Speaking of hunting, I fell into a research project of my own last night, as you know if you’re my friend on Facebook or Twitter (which seems to be a synthesis of the hunter/gatherer and husbandry models, if you ask me). For fifteen years I have wondered which version of the Te Deum was the one referred to by Sheldon Vanauken in A Severe Mercy. Vanauken writes:
St. Ebbe’s sang the Te Deum to a setting that made a triumphant proclamation of the line: “Thou art the King of Glory, O-O-O-O-O Christ!”—the O’s ascending to the mighty ‘Christ!’
St. Ebbe’s is the Anglican church in Oxford the Vanaukens attended around 1950. Between YouTube and ChoralWiki, I have investigated, well, scores of scores (ba dum bum), looking for that particular setting of the Te Deum. A commenter at the MusicaSacra forum suggested it might be Benjamin Britten’s Festival Te Deum: that’s the only score I’ve found that has ascending O-O-Os, so perhaps he is right.
But most lovely and stirring of all is this piece a Twitter responder reminded me of: not the Te Deum, but rather the Non Nobis. I remember how I was moved to tears by this music (and this scene) when I saw Branagh’s Henry V several years back. I meant to buy the soundtrack (score by Patrick Doyle) but forgot all about it. How is that possible? This—this is unforgettable.
What we read today (an excerpt; “the astronomer” is a boy named Dick, who is stargazing with his sister, Dorothea):
“Got it,” he said. “Just over the top of the hill. Come and see it.”
Dorothea joined him. He pointed out the bright Aldebaran and the other stars of Taurus, and offered her the telescope.
“I can see a lot better without,” said Dorothea.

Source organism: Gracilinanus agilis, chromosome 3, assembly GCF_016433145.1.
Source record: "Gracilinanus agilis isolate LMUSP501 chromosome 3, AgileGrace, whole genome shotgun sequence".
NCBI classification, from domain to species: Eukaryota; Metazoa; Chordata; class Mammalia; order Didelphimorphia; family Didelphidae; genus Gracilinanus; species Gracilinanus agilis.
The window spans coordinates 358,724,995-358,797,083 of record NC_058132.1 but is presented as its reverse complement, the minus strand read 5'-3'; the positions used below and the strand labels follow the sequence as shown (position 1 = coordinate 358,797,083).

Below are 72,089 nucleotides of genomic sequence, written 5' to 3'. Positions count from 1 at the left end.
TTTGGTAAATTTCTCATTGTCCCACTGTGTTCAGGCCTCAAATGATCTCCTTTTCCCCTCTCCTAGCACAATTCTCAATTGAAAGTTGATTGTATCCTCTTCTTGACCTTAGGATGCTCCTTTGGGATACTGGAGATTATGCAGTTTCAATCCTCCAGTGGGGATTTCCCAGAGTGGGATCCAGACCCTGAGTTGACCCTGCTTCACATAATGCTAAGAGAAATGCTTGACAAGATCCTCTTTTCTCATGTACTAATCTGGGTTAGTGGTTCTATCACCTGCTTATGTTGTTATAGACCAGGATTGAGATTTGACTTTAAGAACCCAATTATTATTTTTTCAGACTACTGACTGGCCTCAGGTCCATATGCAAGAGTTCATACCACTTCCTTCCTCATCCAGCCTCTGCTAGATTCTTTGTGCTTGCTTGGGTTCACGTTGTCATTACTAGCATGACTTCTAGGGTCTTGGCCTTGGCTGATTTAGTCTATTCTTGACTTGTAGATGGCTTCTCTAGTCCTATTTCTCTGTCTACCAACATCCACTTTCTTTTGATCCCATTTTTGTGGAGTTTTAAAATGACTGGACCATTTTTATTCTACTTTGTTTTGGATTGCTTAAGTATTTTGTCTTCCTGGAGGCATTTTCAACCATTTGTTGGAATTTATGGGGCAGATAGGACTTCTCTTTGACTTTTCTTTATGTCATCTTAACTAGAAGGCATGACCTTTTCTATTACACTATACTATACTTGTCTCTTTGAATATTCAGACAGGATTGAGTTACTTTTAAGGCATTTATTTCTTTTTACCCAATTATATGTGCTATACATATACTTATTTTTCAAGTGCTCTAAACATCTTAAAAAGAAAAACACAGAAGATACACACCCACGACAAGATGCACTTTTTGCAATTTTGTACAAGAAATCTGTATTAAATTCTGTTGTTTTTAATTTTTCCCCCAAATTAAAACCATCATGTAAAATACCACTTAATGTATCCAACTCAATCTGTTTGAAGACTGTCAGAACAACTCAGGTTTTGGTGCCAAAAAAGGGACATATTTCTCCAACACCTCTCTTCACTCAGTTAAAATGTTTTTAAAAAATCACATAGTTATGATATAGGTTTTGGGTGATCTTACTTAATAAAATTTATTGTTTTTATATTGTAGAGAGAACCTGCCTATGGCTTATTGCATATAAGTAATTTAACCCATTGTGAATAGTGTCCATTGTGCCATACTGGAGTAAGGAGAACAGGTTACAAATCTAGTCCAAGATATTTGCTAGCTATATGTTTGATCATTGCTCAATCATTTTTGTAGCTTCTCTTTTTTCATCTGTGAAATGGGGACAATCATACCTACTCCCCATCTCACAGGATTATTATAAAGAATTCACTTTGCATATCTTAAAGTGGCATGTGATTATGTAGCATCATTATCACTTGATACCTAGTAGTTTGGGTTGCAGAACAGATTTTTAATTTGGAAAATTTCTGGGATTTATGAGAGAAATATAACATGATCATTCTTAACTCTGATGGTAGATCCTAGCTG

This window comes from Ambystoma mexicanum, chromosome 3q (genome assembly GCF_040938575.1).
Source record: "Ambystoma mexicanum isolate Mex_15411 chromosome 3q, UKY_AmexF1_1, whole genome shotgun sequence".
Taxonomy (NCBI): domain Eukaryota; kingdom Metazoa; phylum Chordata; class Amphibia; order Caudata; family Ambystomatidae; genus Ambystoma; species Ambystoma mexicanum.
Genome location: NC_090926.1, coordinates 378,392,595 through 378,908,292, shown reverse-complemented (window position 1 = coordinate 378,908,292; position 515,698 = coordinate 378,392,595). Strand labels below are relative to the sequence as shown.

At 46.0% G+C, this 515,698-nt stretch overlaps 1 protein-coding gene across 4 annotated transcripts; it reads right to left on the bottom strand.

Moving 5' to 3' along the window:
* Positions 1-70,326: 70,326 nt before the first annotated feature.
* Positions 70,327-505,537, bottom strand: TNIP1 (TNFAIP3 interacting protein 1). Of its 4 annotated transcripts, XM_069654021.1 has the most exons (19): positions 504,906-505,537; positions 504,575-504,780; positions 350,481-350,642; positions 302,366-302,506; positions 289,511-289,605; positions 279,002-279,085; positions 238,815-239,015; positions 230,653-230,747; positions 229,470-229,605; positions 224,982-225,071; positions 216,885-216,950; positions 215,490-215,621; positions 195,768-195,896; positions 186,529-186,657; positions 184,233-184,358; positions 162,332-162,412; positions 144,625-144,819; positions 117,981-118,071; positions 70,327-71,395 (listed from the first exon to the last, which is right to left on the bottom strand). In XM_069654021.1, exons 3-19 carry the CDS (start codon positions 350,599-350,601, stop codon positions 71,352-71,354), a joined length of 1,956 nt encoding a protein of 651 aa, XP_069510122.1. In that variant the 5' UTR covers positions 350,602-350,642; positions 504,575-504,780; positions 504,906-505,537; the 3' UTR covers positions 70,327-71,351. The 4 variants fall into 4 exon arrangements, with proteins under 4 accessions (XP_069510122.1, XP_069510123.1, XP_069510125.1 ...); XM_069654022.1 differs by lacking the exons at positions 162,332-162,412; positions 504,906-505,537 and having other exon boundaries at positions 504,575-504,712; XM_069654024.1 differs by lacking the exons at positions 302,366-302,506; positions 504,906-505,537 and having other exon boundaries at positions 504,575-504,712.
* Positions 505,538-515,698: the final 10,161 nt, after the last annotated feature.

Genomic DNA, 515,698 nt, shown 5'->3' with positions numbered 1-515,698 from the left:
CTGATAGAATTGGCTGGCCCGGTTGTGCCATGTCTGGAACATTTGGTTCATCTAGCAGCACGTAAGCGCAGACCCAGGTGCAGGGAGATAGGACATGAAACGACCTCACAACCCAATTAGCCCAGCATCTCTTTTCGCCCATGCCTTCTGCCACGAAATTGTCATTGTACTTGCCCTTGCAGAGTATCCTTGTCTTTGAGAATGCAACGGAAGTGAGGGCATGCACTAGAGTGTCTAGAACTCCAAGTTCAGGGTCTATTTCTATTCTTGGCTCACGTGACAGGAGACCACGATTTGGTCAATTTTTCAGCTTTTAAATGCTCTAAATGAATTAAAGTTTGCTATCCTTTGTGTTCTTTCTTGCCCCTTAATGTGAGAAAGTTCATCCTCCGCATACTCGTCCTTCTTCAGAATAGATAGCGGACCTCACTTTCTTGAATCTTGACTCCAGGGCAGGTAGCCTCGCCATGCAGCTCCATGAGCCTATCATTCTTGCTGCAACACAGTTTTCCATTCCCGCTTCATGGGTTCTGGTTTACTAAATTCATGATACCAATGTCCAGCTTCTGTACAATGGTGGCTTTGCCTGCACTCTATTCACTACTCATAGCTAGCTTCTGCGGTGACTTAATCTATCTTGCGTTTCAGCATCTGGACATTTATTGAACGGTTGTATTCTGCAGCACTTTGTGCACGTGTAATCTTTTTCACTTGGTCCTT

“How many of the Pleiades can you see?”
“Six,” said Dorothea.
“There are lots more than that,” said Dick. “But it’s awfully hard to see them when the telescope won’t keep still. How far away does it say the Pleiades are?”
Dorothea went back to the fire and found the place in the book.
“The light from the group known as the Pleiades (referred to by Tennyson in ‘Locksley Hall’)…”
“Oh, hang Tennyson!”
“The light from the group known as the Pleiades reaches our planet in rather more than three hundred years after it leaves them.”
“Light goes at one hundred and eighty-six thousand miles a second,” said the voice of the astronomer in the darkness.
But Dorothea was also doing some calculations.
“Shakespeare died 1616.”
“Well, if the light takes more than three hundred years to get here, it may have started while Shakespeare was alive, in the reign of Queen Elizabeth, perhaps. Sir Walter Raleigh may have seen it start…”
“But of course he didn’t,” said the astronomer indignantly. “the light of the stars he saw had started three hundred years before that…”
“Battle of Bannockburn, 1314. Bows and arrows.” Dorothea was off again.
But Dick was no longer listening. One hundred and eighty-six thousand miles a second. Sixty times as far as that in a minute. Sixty times sixty times as far as that in an hour. Twenty-four hours in a day. Three hundred and sixty-five days in a year. Not counting leap years. And then three hundred years of it. Those little stars that seemed to speckles a not too dreadfully distant blue ceiling were farther away than he could make himself think, try as he might. Those little stars must be enormous. The whole earth must be a tiny pebble in comparison. A spinning pebble, and he, on it, the astronomer, looking at flaming gigantic worlds so far away that they seemed no more than sparkling grains of dust. He felt for a moment less than nothing, and then, suddenly, size did not seem to matter. Distant and huge the stars might be, but he, standing here with chattering teeth on the dark hill-side, could see them and name them and even foretell what next they were going to do. “The January Sky.” And there they were, Taurus, Aldebaran, the Pleiades, obedient as slaves…He felt an odd wish to shout at them in triumph, but remembered in time that this would not be scientific.
—from Winter Holiday by Arthur Ransome,
one of the Swallows & Amazons books
Where it took us: